Brandon Lewis is the candidate for Great Yarmouth,
a barrister and Leader of Brentwood Council.
He also runs a consultancy business on public speaking and presentation for politicians and describes here how he thinks we should get our message out.

In politics, perception matters. It can differ from reality, but if it is what the public believe then it is more important than reality. This is not because they are not interested in reality, nor because they have nothing serous to say or do. It is because the public understand and believe what they hear, which can be different to what we say. Frank Luntz (the American pollster) says in his book “It is not what you say that matters, it is what people hear.”

Think about Martin Luther Kings’ famous speech: “I have a dream.”

How much of it beyond those words can you remember? You may find it interesting to read the speech in full and see how much it differs from what you may have thought.

As politicians we need to give very careful thought to what we say and how we say it. A very small percentage of the words we use are fully heard by the people we talk to, most of what is understood is taken from our body language and tone of voice. We must make ourselves aware of that.

We need to remember how we process thoughts and more importantly how
others process their thoughts, in order to have a better understanding
of how our words will be interpreted by our listeners. Do we talk in a
matter that creates an image for people to recall? Do we leave them
with a feeling and an emotional response to what we have said?

Gustav Le Bon more than 100 years ago in his work “The Crowd”
understood this. He refers to the way to talk to a crowd of people; his
principles apply to a crowd in one room, or the crowd of people who
will be reading today’s newspapers in their homes, on the train and in
their offices.

It will be useful for all of us to consider how we put our thoughts and
ideas across to people. In order to ensure our words have the right
impact, we need to ensure we use the right words and the right tone, at
the right time.

We will fail to deliver information on policies just by choosing the
wrong words. Councillors, MPs and MEPs only get elected when we get our
message across and then, if we get that right, we are allowed the
deliver on that policy. So, in actual fact, it is hugely important we
get this right.

We have to remember that everyone has a different experience of the
world and so may read things differently. If there is any ambiguity for
translation at all then some people will get different results in their
process of translating your words, think of Chinese whispers. When I
speak to groups about language technique, I use the example “the cat
sat on the mat”. Easy to picture, you might think. In reality, there
are many different ways each person could interpret those words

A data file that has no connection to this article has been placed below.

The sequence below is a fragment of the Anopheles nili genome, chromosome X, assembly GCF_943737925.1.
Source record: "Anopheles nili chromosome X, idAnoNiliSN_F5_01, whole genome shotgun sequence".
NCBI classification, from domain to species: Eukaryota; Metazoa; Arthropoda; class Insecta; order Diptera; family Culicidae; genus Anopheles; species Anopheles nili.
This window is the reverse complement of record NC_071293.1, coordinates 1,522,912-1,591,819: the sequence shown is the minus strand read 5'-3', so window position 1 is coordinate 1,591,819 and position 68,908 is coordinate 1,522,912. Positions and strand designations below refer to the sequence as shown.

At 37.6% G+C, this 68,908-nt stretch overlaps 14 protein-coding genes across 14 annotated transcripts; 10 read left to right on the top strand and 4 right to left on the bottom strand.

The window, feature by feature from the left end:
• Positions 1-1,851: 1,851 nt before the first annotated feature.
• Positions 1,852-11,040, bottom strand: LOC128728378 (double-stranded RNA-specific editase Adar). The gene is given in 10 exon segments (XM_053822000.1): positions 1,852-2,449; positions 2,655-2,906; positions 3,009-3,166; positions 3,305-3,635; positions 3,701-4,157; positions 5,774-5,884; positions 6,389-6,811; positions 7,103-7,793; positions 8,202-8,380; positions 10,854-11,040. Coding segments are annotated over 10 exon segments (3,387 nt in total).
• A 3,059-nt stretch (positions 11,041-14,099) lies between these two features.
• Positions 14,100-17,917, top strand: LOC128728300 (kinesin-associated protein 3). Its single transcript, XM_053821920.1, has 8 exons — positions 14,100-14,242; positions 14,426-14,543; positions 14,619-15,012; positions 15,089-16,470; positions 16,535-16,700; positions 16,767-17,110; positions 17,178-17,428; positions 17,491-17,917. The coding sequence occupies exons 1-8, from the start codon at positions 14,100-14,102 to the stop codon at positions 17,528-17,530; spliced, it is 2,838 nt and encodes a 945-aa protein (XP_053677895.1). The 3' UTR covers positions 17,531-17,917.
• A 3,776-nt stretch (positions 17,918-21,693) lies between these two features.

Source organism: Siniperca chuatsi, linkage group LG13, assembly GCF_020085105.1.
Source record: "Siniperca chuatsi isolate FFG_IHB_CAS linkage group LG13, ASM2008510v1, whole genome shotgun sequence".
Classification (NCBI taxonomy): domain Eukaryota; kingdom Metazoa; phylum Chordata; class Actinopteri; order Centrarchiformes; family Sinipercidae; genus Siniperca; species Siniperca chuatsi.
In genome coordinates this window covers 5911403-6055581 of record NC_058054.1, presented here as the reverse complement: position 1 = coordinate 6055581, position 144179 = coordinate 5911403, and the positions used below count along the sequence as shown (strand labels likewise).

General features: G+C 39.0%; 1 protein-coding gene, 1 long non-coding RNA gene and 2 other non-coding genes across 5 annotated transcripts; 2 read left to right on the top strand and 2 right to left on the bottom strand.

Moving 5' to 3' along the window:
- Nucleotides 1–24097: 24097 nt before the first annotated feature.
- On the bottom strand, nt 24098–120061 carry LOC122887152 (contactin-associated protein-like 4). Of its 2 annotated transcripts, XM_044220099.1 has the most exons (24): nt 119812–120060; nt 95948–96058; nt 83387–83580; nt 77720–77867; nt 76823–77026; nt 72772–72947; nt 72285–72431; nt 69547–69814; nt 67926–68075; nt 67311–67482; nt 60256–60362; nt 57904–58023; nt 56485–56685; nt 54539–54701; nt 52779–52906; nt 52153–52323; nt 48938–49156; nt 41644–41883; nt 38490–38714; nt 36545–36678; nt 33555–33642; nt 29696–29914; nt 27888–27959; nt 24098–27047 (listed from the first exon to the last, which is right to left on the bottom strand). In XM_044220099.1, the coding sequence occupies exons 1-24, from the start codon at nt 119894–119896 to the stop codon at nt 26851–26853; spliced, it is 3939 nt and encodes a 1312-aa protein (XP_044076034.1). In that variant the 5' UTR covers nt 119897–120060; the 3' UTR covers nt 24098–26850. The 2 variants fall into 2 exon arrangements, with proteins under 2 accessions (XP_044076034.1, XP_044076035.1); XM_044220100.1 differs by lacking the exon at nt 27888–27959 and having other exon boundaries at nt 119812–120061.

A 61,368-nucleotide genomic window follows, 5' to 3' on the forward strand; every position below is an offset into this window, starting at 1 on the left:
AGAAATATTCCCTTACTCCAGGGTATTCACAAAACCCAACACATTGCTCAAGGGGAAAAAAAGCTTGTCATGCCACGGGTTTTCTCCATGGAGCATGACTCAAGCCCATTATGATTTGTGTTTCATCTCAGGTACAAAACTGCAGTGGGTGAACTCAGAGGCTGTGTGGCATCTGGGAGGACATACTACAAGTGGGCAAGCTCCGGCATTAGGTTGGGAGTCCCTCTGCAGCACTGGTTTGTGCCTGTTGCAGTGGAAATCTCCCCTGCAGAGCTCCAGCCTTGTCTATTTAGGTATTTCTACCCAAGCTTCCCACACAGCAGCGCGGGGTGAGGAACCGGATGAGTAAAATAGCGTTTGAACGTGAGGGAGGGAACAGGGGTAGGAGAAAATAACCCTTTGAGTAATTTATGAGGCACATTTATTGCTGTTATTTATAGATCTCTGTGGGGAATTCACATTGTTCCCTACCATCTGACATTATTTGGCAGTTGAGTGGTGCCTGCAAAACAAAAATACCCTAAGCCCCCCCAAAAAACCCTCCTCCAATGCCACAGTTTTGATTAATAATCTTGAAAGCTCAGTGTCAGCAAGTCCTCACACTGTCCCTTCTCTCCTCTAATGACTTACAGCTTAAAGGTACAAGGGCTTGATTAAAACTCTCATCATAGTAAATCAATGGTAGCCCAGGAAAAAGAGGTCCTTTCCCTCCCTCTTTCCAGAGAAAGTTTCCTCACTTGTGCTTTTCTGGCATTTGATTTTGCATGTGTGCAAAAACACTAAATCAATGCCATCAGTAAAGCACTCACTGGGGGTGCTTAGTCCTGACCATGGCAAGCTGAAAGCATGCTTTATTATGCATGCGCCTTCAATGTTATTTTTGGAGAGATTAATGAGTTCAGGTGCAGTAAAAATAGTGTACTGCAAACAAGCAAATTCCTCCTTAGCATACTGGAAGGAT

resulting in a different picture in every individual brain.

Too often in politics we get caught up in our own jargon. Especially
those in local government or quangos. We have RAs, CPA, RDBs, and a
whole host of other initials that some reading this will now and many
we talk to will just not care about, let alone have heard of or bother
asking definitions of.

To get our message across we must ensure that we use direct positive
language; people turn off to negative things. Think about the last time
you told a child not to touch something (you can just see them
desperate to touch it and the desperation grows the more you tell them
not to). Also many people find negativity a turn off, mainly because it
can infer that you have nothing positive to say and as such no policies!

We have plenty of positive things to talk about as Conservatives. Of
our party, our leadership, our policies and our local work across the
country, so let’s focus on that. Let’s focus on using the language of
today to do it and focus on doing it in a direct and simple manner.

People have ridiculed George W Bush for his language and the way he
puts a sentence together, some wonder how he won in 2004. That very
same language is a large part of the answer. For all the lack of
grammar that he may have, he does make a direct and simple message. We
can learn from that.

I have just spent a couple of weeks in Disney World, Florida. It is a
must visit for politicians. I cannot believe there is anywhere in this
world that has better mastery of getting a message across directly,
simply and positively as Disney. They have created a place where the
company itself has almost cult like status and much of this is the
style of communications they use.

Everything is simple, bright and colourful. Clean and direct and positive.

No longer do they say have a nice day, now it is have a magical day.
This gives a whole different connection on that day; think about it… it
is much happier and much more intriguing and the children love it!

Every message around the parks is as simple as can be. The simplicity
of the language used does not allow for interpretation, it is direct
and to the point. It is also always positive. Instead of “sorry for our
mess while we work” their signs say “building for your future
enjoyment.” In parts of the USA you will see signs around construction
by government agencies saying “building for our future.”

In summary: We work with words. Some politicians will think that their
role is to improve their community, their country or their local
resident’s lives and ultimately that is true. However, unless we
communicate how we will do that, why we will do it a particular way;
even why and if something needs doing at all, then we will get nowhere.
Someone else will be elected and we will be left thinking about our
great ideas that we never get to implement. By keeping it simple and
keeping it positive, we can win.

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